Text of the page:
Justin Bieber: Never Say Never

4 Apr

Title: Justin Bieber: Never Say Never
Jon Chu
Justin Bieber, Usher, Miley Cyrus, Jaden Smith, Sean Kingston, Snoop Dogg, Ludacris, Boyz II Men
MPAA Rating:
105 min
Major Awards:

IMDb Rating:
Rotten Tomatoes:


I had seen 13 films with a 2011 release date prior to watching Justin Bieber: Never Say Never, and I hadn’t given any of them a failing grade, and I was fully expecting this one to be the first one to receive a grade in the D-range. But, alas, it wasn’t to be, Justin Bieber: Never Say Never won’t receive a failing grade from me, and, what’s more, it’s not even the worst film I’ve seen this year so far.

You see, I’m not a Bieber fan, not even close, but I do acknowledge that the boy knows how to do his thing, he knows his target audience, he knows how to give them what they want, and he’s a millionaire at seventeen. Say what you may about him, but picture yourself at seventeen, now picture yourself at seventeen and being able to ask for, at a minimum, $300’000 a night to sing ‘Baby’. You’re lying if tell me you wouldn’t swallow that ego, whip up that hair gel and start sounding like a little girl in order to make little girls crazy.

But that’s just my assessment of Bieber, as for my take on the tour-docu I’ll just say that as a documentary of the guy’s music life it isn’t that great, I mean, it’s no Gimme Shelter, it’s no Some Kind of Monster, it’s no Don’t Look Back. It’s none of those things, not even close, my opinion on that may be because I wasn’t interested in seeing the process of him making music and footage from him on tour, much less if it had to be shown in some overpriced 3D technology. But, what keeps me from failing this film is the part that really entertained me, which was the look we get at Justin Bieber, not the musician, but the world phenomenon.

Because that’s really what’s so fascinating about the Biebster, how much he’s adored by swarms of tween girls who go nuts at the sight of him. And at showing that aspect of his life Justin Bieber: Never Say Never really does succeed, it makes the kid seem like he was some sort of demigod. And what it shows will have us non-fans thinking about the impact this kid’s had in the past few years and how it all came to be. And will have those fanatic girls screaming with joy by being able to have a look at the kid’s life, which is all full of well-directed charm, and at some of his songs done live, all in three dimensions.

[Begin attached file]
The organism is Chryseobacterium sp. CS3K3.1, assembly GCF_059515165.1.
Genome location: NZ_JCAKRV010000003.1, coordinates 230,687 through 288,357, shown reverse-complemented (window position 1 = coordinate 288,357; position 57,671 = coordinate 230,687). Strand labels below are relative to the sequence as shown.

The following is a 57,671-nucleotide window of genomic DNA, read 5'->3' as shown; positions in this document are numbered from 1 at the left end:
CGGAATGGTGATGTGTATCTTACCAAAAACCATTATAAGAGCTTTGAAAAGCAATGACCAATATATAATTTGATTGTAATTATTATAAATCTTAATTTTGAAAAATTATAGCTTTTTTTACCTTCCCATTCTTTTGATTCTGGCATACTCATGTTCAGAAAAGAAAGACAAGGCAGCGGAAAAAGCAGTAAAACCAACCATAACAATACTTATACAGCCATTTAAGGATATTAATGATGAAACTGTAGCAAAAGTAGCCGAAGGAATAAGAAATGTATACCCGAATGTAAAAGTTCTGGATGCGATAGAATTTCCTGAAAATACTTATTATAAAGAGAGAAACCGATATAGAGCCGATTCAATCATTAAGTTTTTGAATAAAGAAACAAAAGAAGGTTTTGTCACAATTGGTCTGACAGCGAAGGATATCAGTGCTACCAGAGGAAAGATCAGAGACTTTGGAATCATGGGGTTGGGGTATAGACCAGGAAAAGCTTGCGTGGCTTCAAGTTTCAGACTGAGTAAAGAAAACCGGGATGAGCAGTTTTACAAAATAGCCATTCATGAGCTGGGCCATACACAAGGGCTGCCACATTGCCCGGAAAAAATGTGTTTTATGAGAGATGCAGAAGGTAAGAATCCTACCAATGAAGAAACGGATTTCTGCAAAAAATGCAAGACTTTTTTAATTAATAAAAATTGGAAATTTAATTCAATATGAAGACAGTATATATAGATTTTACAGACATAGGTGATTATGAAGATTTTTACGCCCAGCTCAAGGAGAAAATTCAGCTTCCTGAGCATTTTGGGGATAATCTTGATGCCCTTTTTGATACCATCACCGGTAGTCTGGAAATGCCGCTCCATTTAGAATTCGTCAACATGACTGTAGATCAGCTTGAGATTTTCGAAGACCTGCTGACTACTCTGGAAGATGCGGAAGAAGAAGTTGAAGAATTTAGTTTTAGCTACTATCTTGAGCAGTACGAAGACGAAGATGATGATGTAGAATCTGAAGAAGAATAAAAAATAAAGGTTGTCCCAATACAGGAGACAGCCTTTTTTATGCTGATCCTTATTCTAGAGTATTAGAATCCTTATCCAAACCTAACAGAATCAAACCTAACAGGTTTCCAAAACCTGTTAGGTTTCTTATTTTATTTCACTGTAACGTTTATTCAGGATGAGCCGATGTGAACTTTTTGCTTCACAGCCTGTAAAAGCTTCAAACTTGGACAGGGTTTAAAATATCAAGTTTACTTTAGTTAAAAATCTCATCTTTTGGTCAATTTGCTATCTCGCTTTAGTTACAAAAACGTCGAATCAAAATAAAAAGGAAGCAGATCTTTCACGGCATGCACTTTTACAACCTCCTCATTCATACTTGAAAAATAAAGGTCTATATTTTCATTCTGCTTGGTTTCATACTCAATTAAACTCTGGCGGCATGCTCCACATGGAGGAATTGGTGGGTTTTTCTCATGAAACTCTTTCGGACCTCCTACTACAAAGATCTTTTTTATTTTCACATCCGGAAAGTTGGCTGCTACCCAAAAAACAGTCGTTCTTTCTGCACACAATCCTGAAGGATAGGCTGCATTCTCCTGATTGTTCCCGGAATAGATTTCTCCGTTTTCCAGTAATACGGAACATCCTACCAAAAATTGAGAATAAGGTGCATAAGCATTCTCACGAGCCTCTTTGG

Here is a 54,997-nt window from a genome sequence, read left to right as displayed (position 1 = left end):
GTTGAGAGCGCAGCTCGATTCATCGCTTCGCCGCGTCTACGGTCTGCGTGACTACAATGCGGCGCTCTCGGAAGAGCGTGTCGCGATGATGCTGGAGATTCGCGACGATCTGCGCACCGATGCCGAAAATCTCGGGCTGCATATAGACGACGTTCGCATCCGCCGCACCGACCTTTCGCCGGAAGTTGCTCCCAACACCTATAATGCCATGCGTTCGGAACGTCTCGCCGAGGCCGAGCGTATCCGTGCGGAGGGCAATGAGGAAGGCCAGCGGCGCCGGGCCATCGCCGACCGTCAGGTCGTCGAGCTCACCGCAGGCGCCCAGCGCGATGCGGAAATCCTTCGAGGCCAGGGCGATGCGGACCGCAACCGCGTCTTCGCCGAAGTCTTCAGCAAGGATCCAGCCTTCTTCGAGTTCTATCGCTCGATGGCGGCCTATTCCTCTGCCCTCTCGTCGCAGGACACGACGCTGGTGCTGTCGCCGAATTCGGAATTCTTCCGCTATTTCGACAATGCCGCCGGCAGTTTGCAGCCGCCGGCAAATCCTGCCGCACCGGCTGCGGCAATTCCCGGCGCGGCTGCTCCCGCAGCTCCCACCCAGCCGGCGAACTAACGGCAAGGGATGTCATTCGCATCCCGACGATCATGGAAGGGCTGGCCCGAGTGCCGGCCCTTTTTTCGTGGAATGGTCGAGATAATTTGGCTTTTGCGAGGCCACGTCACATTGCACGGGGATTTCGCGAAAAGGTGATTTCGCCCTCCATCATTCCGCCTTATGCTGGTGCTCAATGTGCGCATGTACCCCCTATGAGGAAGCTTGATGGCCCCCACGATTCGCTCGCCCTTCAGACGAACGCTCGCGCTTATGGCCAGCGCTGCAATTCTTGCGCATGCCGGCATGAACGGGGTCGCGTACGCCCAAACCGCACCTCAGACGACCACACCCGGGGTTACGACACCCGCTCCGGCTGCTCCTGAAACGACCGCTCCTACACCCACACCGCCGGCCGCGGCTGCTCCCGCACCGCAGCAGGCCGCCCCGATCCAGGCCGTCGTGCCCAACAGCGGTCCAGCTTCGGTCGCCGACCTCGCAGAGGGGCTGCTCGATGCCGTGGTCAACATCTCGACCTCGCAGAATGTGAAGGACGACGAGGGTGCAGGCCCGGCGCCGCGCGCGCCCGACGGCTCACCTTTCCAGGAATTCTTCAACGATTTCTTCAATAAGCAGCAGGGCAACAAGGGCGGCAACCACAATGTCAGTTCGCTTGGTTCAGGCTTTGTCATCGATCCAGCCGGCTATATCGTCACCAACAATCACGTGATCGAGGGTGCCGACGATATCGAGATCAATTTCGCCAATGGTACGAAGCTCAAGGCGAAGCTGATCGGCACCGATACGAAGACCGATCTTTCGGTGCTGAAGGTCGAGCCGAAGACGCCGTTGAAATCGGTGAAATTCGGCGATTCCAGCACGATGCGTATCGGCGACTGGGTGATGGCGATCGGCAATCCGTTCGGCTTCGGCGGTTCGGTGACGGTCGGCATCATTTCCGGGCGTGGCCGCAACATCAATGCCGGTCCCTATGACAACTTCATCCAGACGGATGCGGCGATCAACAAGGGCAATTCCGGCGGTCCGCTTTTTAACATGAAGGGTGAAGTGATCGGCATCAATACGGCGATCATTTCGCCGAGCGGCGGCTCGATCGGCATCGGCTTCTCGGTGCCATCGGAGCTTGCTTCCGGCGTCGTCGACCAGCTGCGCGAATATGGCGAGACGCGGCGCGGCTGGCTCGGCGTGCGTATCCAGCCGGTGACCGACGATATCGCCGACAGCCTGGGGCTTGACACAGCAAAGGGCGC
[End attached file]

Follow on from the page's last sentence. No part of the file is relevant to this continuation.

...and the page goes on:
This film really is the perfect promotional material, because, much like Bieber himself, it knows exactly who its audience is and because, and this is quite rare for any film, it makes good use of the 3D technology. Honestly, I mean, the 3D here consists of Bieber just coming out of the screen, and then his hand reaching out when he’s performing, and that may do nothing to us non-Bielibers, but to the hoards of fangirls, that stuff really strikes a chord.

The kid’s pretty hardworking, I’ll give him that, and I liked that part of the movie because it changed my perception of the kid (which was basically me thinking he was just a kid that looked like Hilary Swank who liked purple and had a trademark hairdo). I mean, he goes at it like it’s nobody’s business, and he’s super professional about everything, going about his entrepeneurship with both a sense of relentless persistence and a down-to-earth attitude, which is what helped him impress Usher a couple years ago and is helping him now in his quest to get purple to pass yellow in the color dominance charts.

I didn’t like Justin Bieber before this film, mostly because I didn’t like his music and thought he was as obnoxious as his fans were, but after watching this film I have a newfound appreciation for the guy. And as that I guess Justin Bieber: Never Say Never really worked, I mean, it’s as though Bieberism was a religion (which it probably is, come to think about it) and the film was an infomercial to try and get you to convert it. But in the deeper levels, those that the best music documentaries I listed above really have going on, it falls flat. We end up liking the kid, but we don’t really know how he is underneath that Yankee cap, we see him embracing his fans, but we don’t really get to know if he misses his real friends and doing stuff a normal seventeen year-old would be doing.

I won’t recommend this film to everyone, I personally won’t watch it again, because it’s not that good as a music docu, no matter the subject. But if you really dig the guy, then go watch it, you’ll get to hear quite a lot of songs and see that now-gone hair in all three dimensions. And, if you think you hate the kid but you don’t really know why, then give this one a chance, it might just change your mind.

Grade: C


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